Friday, February 11, 2011

GLOBAL MARKETS-Stocks flat, dollar up, Mubarak sticks around

NEW YORK: Wall Street stocks ended flat after a late buying surge as Egyptian President Hosni Mubarak said he would relinquish powers but not step down, while upbeat weekly U.S. jobless claims data boosted the U.S. dollar, according to Reuters on Thursday, Feb 10.

The greenback gained after the U.S. Labor Department reported an unexpected drop in initial claims for unemployment benefits to the lowest level in 2-1/2 years.

Weak results from computer networking giant Cisco Systems Inc helped end an eight-day win streak for the Dow industrials. Disappointing results for Swiss bank Credit Suisse and Diageo, the world's largest spirits maker, weighed on European shares.

Oil prices rose in anticipation of Mubarak stepping aside and extended those gains in post-settlement trade.

Gold recovered lost ground as the immediate reaction to Mubarak's announcement alleviated some investor anxiety, although the political upheaval appears far from over as Egypt's streets erupted in rage when he did not resign after two weeks of deadly protests.

The Van Eck Market Vectors exchange-traded fund ended up 0.45 percent, cutting gains late when it appeared that Mubarak was not stepping down. Previously, the fund had risen as much as 5.8 percent.

Mubarak said he is delegating powers to newly appointed Vice President and trusted former intelligence chief, Omar Suleiman.

"Egypt stopped us from dropping lower, but the low volume means that people are skeptical of the climb we've had," Michael Nasto, senior trader at U.S. Global Investors Inc in San Antonio, Texas, said of the stock markets' movement.

By the close of trade the Dow Jones industrial average fell 10.60 points, or 0.09 percent, to 12,229.29. The Standard & Poor's 500 Index climbed 0.99 point, or 0.07 percent, to 1,321.87. The Nasdaq Composite Index edged up 1.38 points, or 0.05 percent, to 2,790.45.

Cisco's stock fell 14.16 percent to $18.92 a day after warning about dwindling public spending and weaker margins. In Europe, Credit Suisse missed profit expectations because of debt charges, and Diageo missed expectations with a 9 percent rise in half-year earnings.

While earnings from Cisco disappointed, benchmark indexes are still hovering near 2-1/2 year highs on generally positive corporate news and economic data.

The latest reading of U.S. earnings, for instance, showed that of the companies listed on the Standard & Poor's 500 index, 72 percent of those reporting have beaten analysts' mean quarterly estimates, according to Thomson Reuters data.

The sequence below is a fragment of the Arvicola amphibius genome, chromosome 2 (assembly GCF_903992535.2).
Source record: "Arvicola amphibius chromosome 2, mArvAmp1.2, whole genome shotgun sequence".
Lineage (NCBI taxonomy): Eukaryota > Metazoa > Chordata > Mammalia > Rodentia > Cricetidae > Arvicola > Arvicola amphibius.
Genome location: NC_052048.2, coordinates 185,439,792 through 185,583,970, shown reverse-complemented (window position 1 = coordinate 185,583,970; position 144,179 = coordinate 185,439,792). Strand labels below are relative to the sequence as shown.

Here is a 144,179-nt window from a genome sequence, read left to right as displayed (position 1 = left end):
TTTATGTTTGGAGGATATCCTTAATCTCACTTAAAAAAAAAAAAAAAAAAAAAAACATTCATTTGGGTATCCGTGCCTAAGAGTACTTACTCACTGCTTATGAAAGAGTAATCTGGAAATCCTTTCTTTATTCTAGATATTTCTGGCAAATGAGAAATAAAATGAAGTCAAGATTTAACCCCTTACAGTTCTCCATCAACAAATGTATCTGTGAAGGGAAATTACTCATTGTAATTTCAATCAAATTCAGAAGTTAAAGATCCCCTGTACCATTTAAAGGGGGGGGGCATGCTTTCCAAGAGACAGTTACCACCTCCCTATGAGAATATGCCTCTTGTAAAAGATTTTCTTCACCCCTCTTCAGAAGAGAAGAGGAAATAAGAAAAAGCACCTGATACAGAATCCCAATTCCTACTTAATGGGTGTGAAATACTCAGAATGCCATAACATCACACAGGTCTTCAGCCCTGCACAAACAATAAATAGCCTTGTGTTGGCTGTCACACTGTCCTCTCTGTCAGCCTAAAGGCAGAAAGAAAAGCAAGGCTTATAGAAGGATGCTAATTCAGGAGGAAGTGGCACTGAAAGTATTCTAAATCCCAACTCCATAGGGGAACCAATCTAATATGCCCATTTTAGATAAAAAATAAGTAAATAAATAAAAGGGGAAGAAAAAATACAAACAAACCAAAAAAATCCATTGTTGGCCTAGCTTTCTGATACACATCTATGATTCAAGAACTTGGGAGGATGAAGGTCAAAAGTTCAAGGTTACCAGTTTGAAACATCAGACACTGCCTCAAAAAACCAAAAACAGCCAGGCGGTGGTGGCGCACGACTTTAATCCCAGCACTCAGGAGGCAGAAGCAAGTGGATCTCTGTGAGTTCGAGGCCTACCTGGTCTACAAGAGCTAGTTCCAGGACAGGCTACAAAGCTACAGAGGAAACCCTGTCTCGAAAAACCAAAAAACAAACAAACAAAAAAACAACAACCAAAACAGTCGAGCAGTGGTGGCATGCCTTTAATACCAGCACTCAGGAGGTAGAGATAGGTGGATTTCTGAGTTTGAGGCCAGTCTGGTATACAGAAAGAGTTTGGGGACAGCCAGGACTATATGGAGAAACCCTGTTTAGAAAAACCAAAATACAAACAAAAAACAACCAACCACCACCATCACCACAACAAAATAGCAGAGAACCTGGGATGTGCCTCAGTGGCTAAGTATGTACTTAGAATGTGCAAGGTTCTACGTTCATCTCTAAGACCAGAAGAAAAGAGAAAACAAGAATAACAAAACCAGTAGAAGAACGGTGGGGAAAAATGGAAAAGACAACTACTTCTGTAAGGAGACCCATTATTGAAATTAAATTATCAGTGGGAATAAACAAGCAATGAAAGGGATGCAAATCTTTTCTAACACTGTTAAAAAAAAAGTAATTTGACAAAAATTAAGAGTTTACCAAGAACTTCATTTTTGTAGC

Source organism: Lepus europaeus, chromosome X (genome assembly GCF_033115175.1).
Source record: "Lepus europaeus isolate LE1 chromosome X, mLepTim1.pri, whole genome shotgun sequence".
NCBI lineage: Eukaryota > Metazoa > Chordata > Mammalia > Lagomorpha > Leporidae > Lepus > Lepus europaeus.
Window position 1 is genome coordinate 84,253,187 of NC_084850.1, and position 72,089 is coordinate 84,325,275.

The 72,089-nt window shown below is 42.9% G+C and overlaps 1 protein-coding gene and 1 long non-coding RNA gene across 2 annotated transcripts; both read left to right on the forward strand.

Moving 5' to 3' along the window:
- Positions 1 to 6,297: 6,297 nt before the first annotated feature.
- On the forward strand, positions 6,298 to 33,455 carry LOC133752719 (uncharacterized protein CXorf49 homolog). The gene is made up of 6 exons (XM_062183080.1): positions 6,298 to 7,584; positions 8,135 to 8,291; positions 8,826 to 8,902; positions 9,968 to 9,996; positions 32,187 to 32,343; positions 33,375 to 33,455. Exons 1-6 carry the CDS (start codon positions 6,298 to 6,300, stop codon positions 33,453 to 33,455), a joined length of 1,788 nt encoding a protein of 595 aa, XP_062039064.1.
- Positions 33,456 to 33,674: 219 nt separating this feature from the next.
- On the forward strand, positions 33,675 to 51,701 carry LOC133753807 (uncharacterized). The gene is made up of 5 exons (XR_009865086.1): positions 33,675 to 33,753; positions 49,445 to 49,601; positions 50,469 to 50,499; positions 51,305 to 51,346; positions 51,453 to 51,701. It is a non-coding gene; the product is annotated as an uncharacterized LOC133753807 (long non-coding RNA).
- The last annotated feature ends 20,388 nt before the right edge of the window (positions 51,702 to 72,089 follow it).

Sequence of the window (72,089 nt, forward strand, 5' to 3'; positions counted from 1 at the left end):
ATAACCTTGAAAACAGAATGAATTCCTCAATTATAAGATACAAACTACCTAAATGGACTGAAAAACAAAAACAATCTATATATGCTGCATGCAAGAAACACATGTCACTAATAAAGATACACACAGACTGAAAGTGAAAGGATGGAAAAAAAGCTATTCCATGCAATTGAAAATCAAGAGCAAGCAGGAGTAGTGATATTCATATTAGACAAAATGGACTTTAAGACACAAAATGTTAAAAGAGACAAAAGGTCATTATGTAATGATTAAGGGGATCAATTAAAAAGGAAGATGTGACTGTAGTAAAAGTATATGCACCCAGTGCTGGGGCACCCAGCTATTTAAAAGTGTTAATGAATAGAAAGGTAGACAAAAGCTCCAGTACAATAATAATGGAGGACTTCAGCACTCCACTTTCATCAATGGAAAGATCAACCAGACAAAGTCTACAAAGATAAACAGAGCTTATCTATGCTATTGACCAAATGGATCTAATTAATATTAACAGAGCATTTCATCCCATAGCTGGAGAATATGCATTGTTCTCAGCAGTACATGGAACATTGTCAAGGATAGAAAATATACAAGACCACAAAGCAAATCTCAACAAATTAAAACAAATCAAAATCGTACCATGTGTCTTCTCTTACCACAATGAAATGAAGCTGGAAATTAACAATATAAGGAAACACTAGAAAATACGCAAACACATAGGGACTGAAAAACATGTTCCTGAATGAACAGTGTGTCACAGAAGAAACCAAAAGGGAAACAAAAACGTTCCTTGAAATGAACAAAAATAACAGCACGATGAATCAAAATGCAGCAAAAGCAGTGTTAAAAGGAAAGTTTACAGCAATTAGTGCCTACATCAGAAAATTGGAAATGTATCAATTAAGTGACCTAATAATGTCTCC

MSCI's all-country world index fell 0.53 percent, pressured in particular by emerging markets. The EM sub-index lost 1.89 percent.

Europe's FTSEurofirst 300 closed off 0.18 percent, a third consecutive down day, although it pared its losses on then-speculative news reports of a potential exit of Mubarak.

Japan's Nikkei index closed down 0.1 percent.

Heading into Friday's trading activity in Tokyo, March Nikkei stock futures pointed to a weaker open, with contracts traded in Chicago down 20 points to 10,655.


The dollar's rise accelerated after the U.S. weekly jobless claims report showed a drop in the latest week to a seasonally adjusted 383,000, the lowest since July 2008.

While the data underpinned the greenback's gains, investors remain worried about Europe's lack of progress in tackling a sovereign debt crisis which undermined the euro.

"Higher yields have benefited the dollar, while Portuguese 10-year bond yields are uncomfortably above 7 percent, which is reminding investors that the stress in the euro zone periphery has not disappeared," said Win Thin, global head of emerging markets strategy at Brown Brothers Harriman in New York.

The euro, which hit a 12-week high above $1.38 this month, struggled as investors drove Portuguese bond yields to their highest since the currency was introduced in 1999.

Portugal is considered at risk of becoming the next euro zone country to need a bailout. The European Central Bank stepped in to buy Portuguese bonds to help stabilize the fragile market.

The euro fell 0.93 percent to $1.3602. The dollar rose 1.17 percent against the Swiss franc to 0.9686 francs and rose 0.93 percent against the yen to 83.15.

U.S. Treasury debt prices fell, renewing their recent sell-off, as traders sold older issues to make room for $16 billion in 30-year bonds in this week's quarterly refunding.

On the New York Mercantile Exchange, March crude was up 85 cents to $87.56 a barrel, after settling up only 2 cents, or 0.02 percent, at $86.73 a barrel.

Spot gold dropped 0.2 percent to $1,360.05 an ounce. - Reuters

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